ABS (Acrylonitrile butadiene styrene) is another suitable plastic piping option for compressed air systems, but maybe not so commonly used when compared to other options. ABS is a lightweight and easy to work with material that does not require special bracing or support.

ABS has good flexibility and kink resistance, along with great corrosion resistance. Again, ABS is typically restricted in the sizes of pipe available and it has reduced strength and durability when compared to other options. I personally would not recommend the use of ABS as there are many better options available.

Best Pipe Material for Air Compressor Lines Overall

I’d say it’s a close contest between aluminum and copper for the best overall pipe material as both offers similarly excellent properties. I am swinging towards aluminum however because it can be easily manipulated and is easier to install and modify than copper piping is.

Copper requires a sheer amount of soldering, which can be extremely difficult unless you’re trained. Aluminum doesn’t require many tools and arrives ready to install. On top of this, as raw material, aluminum is approximately 70% lighter in weight than copper, adding to the ease of transportation and installment.

Best Pipe Material for Air Compressor Lines On a Budget

If you’re on a budget, you will want to use plastic piping. Plastic pipe is cheaper than any metal, lightweight, easy to install, and boasts great corrosion resistance. The question is, which plastic pipe is the best? Well, PEX and ABS are probably the cheapest options but they aren’t necessarily the better options.

PEX, as I’ve already pointed out is not rated for compressed air and I don’t recommend the use of ABS piping. Pex-Al-Pex is more expensive than PEX and ABS but should be cheaper than any metal piping and offers the best benefits of all the plastic piping, certainly when compared to Nylon.

But, if you’re on a budget then Nylon tubing is your best option. You shouldn’t have any issues finding Nylon piping at a reduced cost to Pex-Al-Pex or any metal piping. Though it may be difficult to source the size you need, if you do, you will have a tough, lightweight material to use for your compressed airlines.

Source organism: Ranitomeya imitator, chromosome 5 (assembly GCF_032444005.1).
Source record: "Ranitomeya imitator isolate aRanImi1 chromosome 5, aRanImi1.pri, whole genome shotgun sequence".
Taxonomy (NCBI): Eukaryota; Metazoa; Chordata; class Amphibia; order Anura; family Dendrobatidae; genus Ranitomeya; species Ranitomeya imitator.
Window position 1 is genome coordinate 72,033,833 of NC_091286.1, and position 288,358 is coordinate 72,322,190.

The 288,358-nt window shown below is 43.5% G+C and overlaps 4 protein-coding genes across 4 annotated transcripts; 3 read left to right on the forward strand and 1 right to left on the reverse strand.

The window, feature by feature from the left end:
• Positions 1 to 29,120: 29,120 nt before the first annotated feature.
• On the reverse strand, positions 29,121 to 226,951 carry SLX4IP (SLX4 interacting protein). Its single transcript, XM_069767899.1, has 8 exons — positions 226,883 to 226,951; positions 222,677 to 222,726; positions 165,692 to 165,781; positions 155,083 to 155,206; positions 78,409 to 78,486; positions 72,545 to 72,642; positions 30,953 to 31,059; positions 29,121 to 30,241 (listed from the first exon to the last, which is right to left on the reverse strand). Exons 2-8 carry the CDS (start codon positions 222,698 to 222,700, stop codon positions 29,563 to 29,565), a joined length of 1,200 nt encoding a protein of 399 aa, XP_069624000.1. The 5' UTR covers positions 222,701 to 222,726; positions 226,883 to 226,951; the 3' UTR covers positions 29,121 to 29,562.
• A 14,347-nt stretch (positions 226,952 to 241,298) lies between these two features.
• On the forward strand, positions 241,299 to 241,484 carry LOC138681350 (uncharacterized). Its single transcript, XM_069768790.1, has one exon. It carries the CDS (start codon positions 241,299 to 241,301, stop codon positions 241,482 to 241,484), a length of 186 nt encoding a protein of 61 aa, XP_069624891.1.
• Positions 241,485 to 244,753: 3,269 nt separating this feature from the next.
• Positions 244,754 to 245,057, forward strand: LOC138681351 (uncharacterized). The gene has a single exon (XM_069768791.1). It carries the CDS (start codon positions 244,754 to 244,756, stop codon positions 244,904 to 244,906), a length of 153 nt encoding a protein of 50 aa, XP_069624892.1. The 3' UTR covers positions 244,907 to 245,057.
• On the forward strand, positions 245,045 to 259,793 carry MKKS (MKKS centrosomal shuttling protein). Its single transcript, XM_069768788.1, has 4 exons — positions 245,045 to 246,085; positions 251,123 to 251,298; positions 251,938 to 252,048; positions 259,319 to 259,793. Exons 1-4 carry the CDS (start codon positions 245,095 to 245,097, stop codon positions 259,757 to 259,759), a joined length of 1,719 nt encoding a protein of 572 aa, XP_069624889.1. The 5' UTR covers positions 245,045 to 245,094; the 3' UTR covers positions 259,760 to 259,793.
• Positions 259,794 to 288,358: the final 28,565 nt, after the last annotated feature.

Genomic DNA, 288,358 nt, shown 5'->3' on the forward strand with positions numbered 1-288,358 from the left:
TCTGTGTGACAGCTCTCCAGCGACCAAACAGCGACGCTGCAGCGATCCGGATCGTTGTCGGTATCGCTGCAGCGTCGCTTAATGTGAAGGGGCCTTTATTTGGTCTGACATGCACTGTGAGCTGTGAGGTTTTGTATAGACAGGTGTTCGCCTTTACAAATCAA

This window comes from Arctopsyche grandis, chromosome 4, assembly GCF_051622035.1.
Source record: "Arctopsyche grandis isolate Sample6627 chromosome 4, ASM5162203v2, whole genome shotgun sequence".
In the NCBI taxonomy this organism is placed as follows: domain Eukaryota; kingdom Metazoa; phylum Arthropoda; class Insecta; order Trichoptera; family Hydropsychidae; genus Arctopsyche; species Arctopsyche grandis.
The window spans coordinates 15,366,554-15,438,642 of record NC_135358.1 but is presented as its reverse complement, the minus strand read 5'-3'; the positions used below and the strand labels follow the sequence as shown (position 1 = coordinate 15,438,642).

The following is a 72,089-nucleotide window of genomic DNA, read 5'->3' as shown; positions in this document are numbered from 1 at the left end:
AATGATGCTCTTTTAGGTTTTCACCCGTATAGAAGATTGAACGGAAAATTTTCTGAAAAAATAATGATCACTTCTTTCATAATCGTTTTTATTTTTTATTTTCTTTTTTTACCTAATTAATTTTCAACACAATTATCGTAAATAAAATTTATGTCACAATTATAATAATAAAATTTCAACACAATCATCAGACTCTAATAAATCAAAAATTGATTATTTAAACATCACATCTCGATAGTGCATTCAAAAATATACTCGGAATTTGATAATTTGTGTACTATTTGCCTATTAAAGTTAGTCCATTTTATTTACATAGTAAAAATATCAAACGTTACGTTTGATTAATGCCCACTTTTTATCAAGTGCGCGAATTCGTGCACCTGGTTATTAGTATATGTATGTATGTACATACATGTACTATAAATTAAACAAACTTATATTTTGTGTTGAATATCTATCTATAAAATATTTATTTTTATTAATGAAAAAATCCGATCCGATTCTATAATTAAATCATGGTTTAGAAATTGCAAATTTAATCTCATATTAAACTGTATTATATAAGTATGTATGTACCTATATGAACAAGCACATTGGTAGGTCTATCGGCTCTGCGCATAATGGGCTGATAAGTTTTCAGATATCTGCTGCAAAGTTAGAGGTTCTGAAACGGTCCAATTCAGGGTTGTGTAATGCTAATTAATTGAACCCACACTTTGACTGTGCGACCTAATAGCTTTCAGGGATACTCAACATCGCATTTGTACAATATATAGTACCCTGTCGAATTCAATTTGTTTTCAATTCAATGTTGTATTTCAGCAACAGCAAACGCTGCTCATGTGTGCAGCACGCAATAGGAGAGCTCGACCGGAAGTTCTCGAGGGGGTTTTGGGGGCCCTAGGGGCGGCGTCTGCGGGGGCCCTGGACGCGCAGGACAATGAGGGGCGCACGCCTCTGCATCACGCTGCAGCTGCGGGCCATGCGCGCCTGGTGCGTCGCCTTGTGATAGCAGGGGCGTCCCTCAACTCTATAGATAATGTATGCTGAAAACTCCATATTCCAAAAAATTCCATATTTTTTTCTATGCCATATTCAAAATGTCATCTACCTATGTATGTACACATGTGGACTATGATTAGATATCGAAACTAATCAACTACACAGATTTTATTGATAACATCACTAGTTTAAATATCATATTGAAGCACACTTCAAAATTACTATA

Best Pipe Material for Air Compressor Lines for Hobbyists

Now, irrespective of cost, I personally believe Pex-Al-Pex is the best pipe material for air compressor lines for hobbyists and DIYers. PAP boasts terrific corrosion resistance and has excellent flexibility which I think is important for hobbyists and DIYers.

Due to its easy and fast connections, any user will be able to set up a Pex-Al-Pex compressed air system in their garage or workshop and have the ability to modify it whenever they wish. The ability to limit elbows and joints really proves significant when considering pressure drop across compressed airlines.

If you are less concerned about the flexibility and ability to make modifications, then maybe a more permanent copper or aluminum setup is better for you.

Best Pipe Material for Air Compressor Lines for Industrial Purposes

Now, traditional black iron pipes have been used in industrial settings for many many years and even users today, in factories and hobbyists at home, still swear by the use of black iron. They claim to never have had any issues with the flaking of the zinc layer, which of course is true. It may not happen to every system but the fact it does with enough for it to be raised as an issue is enough for me and many to favor other materials.

In industrial practices today, you’re more likely to find companies using copper or aluminum pipes due to their many advantages, irrespective of their great costs. There’s not a rise in popularity for both materials use for no reason!

Pipe Materials for Air Compressor Lines You Should NOT Use

PVC and CPVC piping are significantly cost-effective and very easy to work with, and so, they have become popular in plumbing systems. There are strongly advised against use within compressed air systems as OSHA has banned them.

The reason OSHA has banned the use of PVC or CPVC piping in compressed air systems is that these materials do not have the capability to withstand high-pressure applications involving compressed air.